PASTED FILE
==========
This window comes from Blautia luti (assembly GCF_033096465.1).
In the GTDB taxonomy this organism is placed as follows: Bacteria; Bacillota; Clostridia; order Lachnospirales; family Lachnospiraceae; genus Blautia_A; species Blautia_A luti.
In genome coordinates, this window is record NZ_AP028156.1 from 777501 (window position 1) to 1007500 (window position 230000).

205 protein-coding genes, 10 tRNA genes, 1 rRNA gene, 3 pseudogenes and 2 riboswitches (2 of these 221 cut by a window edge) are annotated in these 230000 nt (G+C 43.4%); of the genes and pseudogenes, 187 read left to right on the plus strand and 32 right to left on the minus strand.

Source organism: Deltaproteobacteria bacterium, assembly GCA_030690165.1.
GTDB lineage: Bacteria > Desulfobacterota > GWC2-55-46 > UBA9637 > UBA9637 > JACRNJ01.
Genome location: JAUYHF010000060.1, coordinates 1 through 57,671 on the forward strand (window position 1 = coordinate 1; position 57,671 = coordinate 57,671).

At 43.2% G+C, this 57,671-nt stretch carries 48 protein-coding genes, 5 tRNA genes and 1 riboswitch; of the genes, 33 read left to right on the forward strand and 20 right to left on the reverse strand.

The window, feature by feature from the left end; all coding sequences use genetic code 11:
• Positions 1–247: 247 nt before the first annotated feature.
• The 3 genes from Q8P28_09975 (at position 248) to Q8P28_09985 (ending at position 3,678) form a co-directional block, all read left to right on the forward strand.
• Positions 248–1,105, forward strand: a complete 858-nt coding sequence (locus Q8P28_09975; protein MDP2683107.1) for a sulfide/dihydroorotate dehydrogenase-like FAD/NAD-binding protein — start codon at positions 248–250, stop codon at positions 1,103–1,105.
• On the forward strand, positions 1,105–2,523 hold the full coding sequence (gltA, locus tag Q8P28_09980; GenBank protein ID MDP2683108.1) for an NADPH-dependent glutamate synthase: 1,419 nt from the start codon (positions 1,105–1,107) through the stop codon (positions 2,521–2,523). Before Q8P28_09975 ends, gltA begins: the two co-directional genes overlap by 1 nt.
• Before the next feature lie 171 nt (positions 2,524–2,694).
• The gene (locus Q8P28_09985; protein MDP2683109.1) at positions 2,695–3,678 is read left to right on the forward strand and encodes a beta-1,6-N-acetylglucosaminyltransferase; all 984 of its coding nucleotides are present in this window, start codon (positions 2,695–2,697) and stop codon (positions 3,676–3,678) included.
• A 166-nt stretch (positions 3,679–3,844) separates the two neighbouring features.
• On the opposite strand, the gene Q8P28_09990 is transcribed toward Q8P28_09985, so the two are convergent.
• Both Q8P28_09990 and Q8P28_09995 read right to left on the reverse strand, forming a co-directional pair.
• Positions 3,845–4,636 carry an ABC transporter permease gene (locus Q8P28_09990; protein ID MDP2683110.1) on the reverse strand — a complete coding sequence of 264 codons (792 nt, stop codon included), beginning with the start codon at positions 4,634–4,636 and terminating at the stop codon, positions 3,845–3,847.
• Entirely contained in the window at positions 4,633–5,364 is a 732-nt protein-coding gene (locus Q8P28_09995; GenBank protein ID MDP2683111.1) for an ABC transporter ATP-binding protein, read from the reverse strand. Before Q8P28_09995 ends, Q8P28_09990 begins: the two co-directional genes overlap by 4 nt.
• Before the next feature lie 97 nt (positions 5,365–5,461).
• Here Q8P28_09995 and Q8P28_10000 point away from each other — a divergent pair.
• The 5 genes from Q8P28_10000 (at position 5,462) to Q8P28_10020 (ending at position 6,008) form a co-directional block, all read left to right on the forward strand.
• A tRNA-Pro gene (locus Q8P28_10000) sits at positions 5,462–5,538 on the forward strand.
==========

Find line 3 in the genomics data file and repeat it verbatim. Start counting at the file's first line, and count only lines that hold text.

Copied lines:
In genome coordinates, this window is record NZ_AP028156.1 from 777501 (window position 1) to 1007500 (window position 230000).